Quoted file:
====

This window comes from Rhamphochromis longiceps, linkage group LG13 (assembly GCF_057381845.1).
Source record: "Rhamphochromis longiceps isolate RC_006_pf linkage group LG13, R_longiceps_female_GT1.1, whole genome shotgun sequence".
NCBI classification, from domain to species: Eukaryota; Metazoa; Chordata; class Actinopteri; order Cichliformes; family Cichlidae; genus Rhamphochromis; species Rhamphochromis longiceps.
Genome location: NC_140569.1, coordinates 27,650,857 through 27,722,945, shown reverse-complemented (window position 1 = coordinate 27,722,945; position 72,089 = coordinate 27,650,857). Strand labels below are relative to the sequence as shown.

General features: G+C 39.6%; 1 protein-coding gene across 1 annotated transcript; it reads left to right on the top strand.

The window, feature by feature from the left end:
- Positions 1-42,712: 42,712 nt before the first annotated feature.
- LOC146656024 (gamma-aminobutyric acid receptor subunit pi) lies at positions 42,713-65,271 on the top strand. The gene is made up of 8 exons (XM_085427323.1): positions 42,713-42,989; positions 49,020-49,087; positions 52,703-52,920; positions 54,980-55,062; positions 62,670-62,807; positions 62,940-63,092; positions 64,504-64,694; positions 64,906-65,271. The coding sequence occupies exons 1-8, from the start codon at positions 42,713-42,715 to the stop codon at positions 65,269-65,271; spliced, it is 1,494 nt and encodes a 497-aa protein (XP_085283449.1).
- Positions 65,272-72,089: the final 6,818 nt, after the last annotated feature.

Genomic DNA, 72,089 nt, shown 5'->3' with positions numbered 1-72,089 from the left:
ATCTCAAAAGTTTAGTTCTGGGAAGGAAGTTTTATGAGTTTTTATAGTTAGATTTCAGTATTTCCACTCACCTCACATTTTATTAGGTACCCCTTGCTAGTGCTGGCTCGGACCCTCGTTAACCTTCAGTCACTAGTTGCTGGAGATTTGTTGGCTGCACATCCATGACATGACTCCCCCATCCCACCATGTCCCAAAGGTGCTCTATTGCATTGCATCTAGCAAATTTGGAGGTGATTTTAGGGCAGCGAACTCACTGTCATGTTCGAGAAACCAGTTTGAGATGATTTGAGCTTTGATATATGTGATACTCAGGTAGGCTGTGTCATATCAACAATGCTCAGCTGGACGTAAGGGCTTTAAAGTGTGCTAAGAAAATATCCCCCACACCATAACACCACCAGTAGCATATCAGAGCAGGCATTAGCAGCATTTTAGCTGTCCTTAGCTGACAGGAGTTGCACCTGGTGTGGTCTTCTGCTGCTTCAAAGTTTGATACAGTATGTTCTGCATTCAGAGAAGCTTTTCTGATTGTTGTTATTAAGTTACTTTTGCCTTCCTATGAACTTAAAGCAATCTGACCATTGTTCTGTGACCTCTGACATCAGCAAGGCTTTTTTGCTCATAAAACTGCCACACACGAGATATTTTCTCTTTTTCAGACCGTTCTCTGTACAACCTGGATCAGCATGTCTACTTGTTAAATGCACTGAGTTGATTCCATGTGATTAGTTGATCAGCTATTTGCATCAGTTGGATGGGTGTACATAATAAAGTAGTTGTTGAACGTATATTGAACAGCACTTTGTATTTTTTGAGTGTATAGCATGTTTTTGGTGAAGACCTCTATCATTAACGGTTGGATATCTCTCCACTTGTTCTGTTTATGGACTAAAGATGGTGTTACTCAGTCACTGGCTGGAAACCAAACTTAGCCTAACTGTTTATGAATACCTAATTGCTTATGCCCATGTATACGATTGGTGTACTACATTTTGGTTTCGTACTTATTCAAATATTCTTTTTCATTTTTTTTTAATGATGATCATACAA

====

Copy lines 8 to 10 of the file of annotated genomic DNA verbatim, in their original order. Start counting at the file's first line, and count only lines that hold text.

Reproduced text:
- LOC146656024 (gamma-aminobutyric acid receptor subunit pi) lies at positions 42,713-65,271 on the top strand. The gene is made up of 8 exons (XM_085427323.1): positions 42,713-42,989; positions 49,020-49,087; positions 52,703-52,920; positions 54,980-55,062; positions 62,670-62,807; positions 62,940-63,092; positions 64,504-64,694; positions 64,906-65,271. The coding sequence occupies exons 1-8, from the start codon at positions 42,713-42,715 to the stop codon at positions 65,269-65,271; spliced, it is 1,494 nt and encodes a 497-aa protein (XP_085283449.1).
- Positions 65,272-72,089: the final 6,818 nt, after the last annotated feature.

Genomic DNA, 72,089 nt, shown 5'->3' with positions numbered 1-72,089 from the left: